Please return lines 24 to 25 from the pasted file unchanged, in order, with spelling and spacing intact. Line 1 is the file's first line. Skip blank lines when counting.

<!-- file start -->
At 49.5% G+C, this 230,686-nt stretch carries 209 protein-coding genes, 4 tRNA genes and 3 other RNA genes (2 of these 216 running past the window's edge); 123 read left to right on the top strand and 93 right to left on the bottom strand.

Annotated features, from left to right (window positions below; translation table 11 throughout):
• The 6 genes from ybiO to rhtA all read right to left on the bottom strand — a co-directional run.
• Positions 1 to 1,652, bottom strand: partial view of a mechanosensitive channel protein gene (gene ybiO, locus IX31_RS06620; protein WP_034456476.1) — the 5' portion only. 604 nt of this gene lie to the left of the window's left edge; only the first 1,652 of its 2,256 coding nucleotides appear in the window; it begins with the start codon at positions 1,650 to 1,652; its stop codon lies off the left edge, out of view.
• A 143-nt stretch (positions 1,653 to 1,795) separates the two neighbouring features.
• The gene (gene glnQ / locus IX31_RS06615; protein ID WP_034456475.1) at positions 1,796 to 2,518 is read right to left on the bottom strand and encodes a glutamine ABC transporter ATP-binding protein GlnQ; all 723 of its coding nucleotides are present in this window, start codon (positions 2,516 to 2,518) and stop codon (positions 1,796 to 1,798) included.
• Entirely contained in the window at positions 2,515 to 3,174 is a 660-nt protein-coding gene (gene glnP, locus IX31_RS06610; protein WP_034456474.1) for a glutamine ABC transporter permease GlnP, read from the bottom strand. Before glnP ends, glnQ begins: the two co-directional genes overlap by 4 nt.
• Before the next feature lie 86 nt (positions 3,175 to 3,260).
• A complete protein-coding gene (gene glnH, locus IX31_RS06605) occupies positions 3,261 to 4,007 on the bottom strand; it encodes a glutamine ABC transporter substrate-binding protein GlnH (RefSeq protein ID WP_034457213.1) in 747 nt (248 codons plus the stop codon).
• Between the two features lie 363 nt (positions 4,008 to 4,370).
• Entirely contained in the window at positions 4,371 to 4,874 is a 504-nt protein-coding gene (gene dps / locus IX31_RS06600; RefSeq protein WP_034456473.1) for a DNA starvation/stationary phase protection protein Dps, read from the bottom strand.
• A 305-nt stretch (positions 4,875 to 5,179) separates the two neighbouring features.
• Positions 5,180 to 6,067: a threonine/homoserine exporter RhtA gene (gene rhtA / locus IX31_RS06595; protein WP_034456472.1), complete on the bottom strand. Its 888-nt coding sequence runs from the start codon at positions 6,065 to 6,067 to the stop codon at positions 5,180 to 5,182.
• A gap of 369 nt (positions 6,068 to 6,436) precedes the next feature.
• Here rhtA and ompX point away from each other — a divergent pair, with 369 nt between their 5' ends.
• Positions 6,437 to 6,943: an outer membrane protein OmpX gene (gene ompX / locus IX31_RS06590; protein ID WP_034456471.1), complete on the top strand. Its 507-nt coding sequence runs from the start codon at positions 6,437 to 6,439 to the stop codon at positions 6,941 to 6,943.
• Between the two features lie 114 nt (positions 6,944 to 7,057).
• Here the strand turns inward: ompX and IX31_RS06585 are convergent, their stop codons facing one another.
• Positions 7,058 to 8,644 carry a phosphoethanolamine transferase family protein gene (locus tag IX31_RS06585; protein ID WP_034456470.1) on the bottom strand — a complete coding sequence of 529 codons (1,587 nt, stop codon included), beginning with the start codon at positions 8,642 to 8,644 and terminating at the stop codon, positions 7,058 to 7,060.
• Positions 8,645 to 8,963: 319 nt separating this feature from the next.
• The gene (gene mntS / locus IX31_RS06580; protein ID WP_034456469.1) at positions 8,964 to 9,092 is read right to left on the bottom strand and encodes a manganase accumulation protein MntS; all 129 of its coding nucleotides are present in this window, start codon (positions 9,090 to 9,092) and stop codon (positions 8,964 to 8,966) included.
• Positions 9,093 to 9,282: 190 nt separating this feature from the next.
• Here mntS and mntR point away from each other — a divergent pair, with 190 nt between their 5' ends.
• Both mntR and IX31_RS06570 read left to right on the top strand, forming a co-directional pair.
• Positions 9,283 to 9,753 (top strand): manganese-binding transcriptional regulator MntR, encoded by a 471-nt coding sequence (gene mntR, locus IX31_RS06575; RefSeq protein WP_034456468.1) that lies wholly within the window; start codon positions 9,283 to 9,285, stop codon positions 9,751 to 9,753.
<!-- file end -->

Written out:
• Both mntR and IX31_RS06570 read left to right on the top strand, forming a co-directional pair.
• Positions 9,283 to 9,753 (top strand): manganese-binding transcriptional regulator MntR, encoded by a 471-nt coding sequence (gene mntR, locus IX31_RS06575; RefSeq protein WP_034456468.1) that lies wholly within the window; start codon positions 9,283 to 9,285, stop codon positions 9,751 to 9,753.